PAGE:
“Sharing users’ personal information across its products may make good business sense for Google, but it undermines privacy safeguards for consumers. Despite Google’s recent response, it still appears that consumers will not be able to completely opt-out of data collection and information sharing among Google’s services. Congress and consumers need more details, and I look forward to meeting with Google to get clarification about what the options are for consumers who wish to say no to these new changes.”

Markey and Stearns are among the eight House lawmakers who signed a letter to Google CEO Larry Page on Friday, asking for Google to answer 11 in-depth questions about its new privacy policy.

Google responded on Tuesday with a lengthy explanation, again saying its policy was meant to “simplify” its user experience, allowing the search giant to collect and combine data across its myriad products — including Gmail, YouTube and Google Search.

Jack Gillum of the Associated Press is reporting that American Crossroads “super PAC” and its nonprofit arm has raised $51 million to defeat President Barack Obama:

Financial documents obtained by The Associated Press show Crossroads has $15.6 million in cash on hand to spend on general election ads this year.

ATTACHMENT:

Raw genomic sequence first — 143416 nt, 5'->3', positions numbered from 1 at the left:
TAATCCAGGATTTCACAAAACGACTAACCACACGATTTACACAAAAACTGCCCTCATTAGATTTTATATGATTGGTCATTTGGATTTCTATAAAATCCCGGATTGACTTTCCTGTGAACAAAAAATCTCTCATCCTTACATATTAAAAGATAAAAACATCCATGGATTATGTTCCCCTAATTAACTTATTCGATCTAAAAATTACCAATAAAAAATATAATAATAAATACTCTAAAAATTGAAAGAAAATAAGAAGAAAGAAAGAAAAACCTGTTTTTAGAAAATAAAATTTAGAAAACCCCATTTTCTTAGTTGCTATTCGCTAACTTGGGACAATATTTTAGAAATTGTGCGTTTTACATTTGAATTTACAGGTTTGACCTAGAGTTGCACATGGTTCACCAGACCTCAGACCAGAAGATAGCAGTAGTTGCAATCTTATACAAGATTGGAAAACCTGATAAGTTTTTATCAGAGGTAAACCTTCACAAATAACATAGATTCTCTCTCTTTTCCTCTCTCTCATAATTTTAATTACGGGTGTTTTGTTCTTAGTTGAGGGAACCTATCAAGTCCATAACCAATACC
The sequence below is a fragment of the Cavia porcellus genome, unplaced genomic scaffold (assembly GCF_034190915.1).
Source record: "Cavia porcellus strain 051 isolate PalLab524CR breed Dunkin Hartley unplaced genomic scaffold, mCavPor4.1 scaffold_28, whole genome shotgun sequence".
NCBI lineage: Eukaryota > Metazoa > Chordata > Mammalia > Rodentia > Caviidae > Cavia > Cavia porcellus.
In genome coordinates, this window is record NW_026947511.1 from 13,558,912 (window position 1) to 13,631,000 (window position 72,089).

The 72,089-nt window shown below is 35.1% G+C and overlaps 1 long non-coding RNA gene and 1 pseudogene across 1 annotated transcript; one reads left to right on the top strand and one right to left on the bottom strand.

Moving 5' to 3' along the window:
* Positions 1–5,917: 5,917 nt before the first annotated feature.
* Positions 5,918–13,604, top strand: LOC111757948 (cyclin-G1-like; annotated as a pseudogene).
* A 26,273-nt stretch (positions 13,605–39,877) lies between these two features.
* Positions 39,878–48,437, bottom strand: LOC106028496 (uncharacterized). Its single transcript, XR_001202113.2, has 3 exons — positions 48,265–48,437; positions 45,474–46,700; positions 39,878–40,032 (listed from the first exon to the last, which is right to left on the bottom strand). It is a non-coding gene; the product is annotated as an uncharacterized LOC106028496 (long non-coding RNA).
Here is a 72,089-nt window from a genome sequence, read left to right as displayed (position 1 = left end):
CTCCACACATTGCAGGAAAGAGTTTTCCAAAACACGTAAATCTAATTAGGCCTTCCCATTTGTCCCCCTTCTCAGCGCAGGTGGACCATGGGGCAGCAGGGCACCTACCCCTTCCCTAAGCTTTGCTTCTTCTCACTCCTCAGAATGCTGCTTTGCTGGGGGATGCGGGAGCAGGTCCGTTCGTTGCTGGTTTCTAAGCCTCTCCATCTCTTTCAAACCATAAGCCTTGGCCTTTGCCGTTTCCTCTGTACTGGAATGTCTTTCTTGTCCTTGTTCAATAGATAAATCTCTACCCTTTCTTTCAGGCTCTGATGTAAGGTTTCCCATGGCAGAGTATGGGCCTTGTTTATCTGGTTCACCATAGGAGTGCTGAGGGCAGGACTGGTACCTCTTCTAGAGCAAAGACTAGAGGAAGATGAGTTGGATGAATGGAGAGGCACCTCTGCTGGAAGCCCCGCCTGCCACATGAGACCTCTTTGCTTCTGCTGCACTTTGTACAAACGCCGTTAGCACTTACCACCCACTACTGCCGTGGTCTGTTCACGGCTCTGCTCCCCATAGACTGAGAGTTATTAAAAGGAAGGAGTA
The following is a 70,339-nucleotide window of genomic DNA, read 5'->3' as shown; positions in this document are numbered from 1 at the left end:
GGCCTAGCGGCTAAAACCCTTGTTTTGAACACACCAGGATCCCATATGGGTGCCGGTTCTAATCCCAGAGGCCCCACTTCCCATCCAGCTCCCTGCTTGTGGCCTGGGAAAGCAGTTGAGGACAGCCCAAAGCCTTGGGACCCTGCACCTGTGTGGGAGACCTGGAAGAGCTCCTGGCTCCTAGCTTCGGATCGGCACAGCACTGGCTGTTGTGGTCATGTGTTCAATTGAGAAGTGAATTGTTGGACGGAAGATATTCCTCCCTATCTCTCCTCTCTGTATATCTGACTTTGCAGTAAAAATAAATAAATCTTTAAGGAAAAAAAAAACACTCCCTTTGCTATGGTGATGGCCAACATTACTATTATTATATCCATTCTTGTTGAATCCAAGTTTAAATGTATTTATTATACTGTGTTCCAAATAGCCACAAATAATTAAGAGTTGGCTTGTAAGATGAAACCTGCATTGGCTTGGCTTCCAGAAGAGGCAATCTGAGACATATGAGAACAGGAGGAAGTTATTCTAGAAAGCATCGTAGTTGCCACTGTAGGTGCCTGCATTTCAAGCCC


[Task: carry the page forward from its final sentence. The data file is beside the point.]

The documents had not been filed with the Federal Election Commission as of Tuesday afternoon.

With two stories in the past two days of sarcastic '"tweets" being taken seriously and landing the account-holders in various forms of trouble, it's time to raise the alarm: Be careful what you tweet.

In the first case, originally reported Monday by UK newspaper The Sun, 26 year-old Irish bartender Leigh Van Bryan was blocked from entering the United States for a trip due to tweets he had posted in the weeks before embarking reading "Free this week, for quick gossip/prep before I go and destroy America," and "3 weeks today, we're totally in LA pissing people off on Hollywood Blvd and diggin' Marilyn Monroe up!"

"Destroy," is common UK slang for partying and the "diggin' Marilyn Monroe up" tweet was a quote from Family Guy, according to The Sun.

Bryan told the Sun that he and his travel companion Emily Bunting were intercepted by U.S. Department of Homeland Security agents at Los Angeles International Airport (LAX) upon arrival and refused entry to the U.S.

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Rep. Cliff Stearns (R-FL) on Tuesday released a statement saying he was glad Google decided to answer lawmakers' questions about the company’s privacy policy update, but that “lingering questions” remained. Further, Stearns said that he wanted Google to take the “next step” and “come in and brief us” on the privacy policy before it goes into effect on March 1.